I’m going to let you know up front that if you haven’t read White Cat yet, you should go do that tout de suite. It’s the first book in the Curse Workers series, and Red Glove is the second book. In this series, Holly Black sets up a world almost exactly like our own, but with one big difference: there are people called curse workers who each have a sort of magical power. There are emotion workers, luck workers, memory workers, dream workers, death workers, and rarest of all, transformation workers. A lot of fantasy books go overboard with the amount of cool magical shit they try to cram in, and they sometimes suffer for it. Much of the beauty of what Black has done here is that it’s so simple, but she’s fully thought out the consequences of curse workers existing. Everyone wears gloves all the time because workers give a curse with the touch of their hand, and you don’t know who could be a worker. A bare hand is risque and dangerous. There’s an anti-worker political movement and a worker’s rights counter-movement, and many workers have formed mobster families because working is illegal. The setting is modern, but these things make it feel very noir and gritty, as if parts of it came right out of the 1940s.
Cassel Sharpe is our protagonist, and at the end of the last book he uncovered a terrible secret about himself and his worker family.
Minor spoilers for Red Glove under the cut.
One of the most fascinating things about this book for me was Cassel’s deveopment. In White Cat, Cassel was pretty much your typical hero. He may have come from a family of grifters, but he doesn’t like conning people and he tries to keep his nose clean. He finds out at the end of the book that he’s actually a transformation worker, but that his brothers Philip and Barron have been using him to carry out hits and then working him to make him forget. It’s easy to sympathize with Cassel, because he’s been used; he’s a victim. However, in Red Glove, Cassel’s motivations become much more questionable. Someone has murdered his brother Philip, and Cassel starts to wonder whether he could have done it and had Barron work him to forget. He thinks about what it means that he agreed to kill all those people, even if he can’t remember why he did it, and starts to wonder what else he might do, given the circumstances. Cassel travels a pretty dark road in this book, becoming more of an anti-hero. Cassel becomes convinced that he’s a bad person, that he’ll always do the wrong thing, and even that he likes doing the wrong thing.
This is most evident in the way Cassel and Lila’s relationship unfolds. You may remember that Lila spent most of the last book as a cat, but Cassel was able to transform her back into a human. Oh, and they find out that Cassel’s mom, who is an emotion worker, cursed Lila to love Cassel (What? She was just doing her son a favor!), so their whole relationship is a sham. The whole “cursed to love someone” thing is a great concept. It reminds me of one of my favorite books from childhood, Ella Enchanted. Nobody wants to be in love because someone makes them, despite what their real feelings for the person may be. The tricky thing is that Cassel has real feelings for Lila, but he’s conflicted because he can never know if Lila would reciprocate those feelings if not for the curse. She tells him it’s okay, tells him it doesn’t matter, she wants to be with him anyway – and Cassel gives in. They almost have sex a couple of times, which is VERY SHADY to me, and I’m glad Black has other characters pointing out that this is a Bad Thing. Lila is not consenting to a relationship or sex because she’s been magically coerced. Luckily, Cassel’s friend Daneca busts out the R-word: rape. Daneca pretty much serves as the moral compass in the series. She has Morals and Beliefs and is a worker’s rights activist, and she tries to give Cassel the wake-up call he needs by telling him that being involved with Lila is rape, even if it doesn’t seem like it to him. Too bad it’s all for naught, because Cassel keeps going with Lila anyways, but I appreciate that Black makes it a discussion. Cassel’s in a downward spiral for most of this book, he makes a lot of very bad choices, and I think he’s going to have some serious consequences to face in the next book, especially concerning Lila.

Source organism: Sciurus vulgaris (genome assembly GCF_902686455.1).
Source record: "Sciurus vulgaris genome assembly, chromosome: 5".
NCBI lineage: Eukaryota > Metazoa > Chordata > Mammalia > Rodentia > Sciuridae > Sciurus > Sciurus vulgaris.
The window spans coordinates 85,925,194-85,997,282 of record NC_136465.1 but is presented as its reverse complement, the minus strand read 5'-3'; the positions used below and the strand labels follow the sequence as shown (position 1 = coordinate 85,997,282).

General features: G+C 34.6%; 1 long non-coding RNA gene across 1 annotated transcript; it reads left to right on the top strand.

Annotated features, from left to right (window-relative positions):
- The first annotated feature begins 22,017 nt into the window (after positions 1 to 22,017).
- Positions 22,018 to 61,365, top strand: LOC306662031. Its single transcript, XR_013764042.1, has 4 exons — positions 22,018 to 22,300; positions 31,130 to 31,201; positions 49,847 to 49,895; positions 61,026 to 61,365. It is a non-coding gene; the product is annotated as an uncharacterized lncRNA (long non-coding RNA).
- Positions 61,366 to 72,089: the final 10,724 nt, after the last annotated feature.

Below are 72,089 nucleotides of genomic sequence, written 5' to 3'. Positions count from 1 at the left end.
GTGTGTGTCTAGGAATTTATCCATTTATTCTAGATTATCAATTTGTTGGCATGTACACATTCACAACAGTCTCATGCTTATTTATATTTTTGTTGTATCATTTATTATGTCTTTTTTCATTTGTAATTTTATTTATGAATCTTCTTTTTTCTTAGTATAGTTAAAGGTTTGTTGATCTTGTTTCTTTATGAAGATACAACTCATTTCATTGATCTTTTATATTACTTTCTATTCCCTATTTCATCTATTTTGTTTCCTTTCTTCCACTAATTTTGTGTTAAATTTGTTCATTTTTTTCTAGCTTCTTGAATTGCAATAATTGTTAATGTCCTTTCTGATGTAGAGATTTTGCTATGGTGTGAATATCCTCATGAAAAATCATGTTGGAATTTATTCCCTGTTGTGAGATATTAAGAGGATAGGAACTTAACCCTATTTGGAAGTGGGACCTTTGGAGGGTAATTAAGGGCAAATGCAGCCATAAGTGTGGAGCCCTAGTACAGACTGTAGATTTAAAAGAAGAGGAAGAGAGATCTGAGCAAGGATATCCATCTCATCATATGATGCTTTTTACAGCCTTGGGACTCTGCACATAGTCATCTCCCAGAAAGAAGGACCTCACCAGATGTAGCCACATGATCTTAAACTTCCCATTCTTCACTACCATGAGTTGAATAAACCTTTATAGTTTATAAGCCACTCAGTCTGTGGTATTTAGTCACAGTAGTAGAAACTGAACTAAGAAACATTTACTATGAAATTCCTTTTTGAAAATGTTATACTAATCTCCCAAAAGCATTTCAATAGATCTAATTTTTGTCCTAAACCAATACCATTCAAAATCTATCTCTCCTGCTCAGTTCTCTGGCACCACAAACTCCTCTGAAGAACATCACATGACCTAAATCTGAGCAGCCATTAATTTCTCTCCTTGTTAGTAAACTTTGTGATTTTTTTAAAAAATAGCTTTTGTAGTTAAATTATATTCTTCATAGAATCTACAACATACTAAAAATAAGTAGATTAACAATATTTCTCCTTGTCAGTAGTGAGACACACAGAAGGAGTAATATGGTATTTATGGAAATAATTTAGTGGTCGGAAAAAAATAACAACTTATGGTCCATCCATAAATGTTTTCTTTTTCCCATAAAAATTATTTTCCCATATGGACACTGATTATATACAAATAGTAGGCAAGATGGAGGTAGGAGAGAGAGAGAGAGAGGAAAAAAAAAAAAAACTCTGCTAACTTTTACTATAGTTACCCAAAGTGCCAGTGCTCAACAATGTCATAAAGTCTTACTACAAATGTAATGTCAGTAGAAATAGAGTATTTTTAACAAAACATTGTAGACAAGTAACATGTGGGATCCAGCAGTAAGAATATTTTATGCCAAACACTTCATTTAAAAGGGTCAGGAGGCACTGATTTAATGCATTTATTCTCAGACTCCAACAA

Red Glove is like the “Empire Strikes Back” to White Cat’s “A New Hope”. The first book is great, gets you all cozy and situated, and then the second book really digs into the story and goes further than you ever imagined. The characters have to face hard truths and make impossible choices. Red Glove also really sinks its teeth into the noir genre: you’ve got the flawed anti-hero seeking redemption, grifters and the mob, and a murder mystery. You can almost picture everyone walking around in fedoras and three-piece suits. (This is why I love the detail about the gloves so much. Wearing leather gloves as everyday wear seems so old-fashioned. It’s a great touch.) Whether you’re a fan of fantasy, mystery, or even noir films, you’ll love the Curse Workers series.
Red Glove comes out on April 5th, 2011. Until then, I recommend that you go read White Cat if you haven’t already, or re-read it if you have.
And now for a VERY SPECIAL MESSAGE: Here are the dates for Holly Black’s upcoming tour promoting the book. All tour appearances will be with Cassandra Clare, who is promoting her new book, City of Fallen Angels. I met Holly at a signing about two years ago, and I can tell you that she’s super-awesome and friendly to everyone (and so beautiful!), so if you get the opportunity to attend a signing, go for it!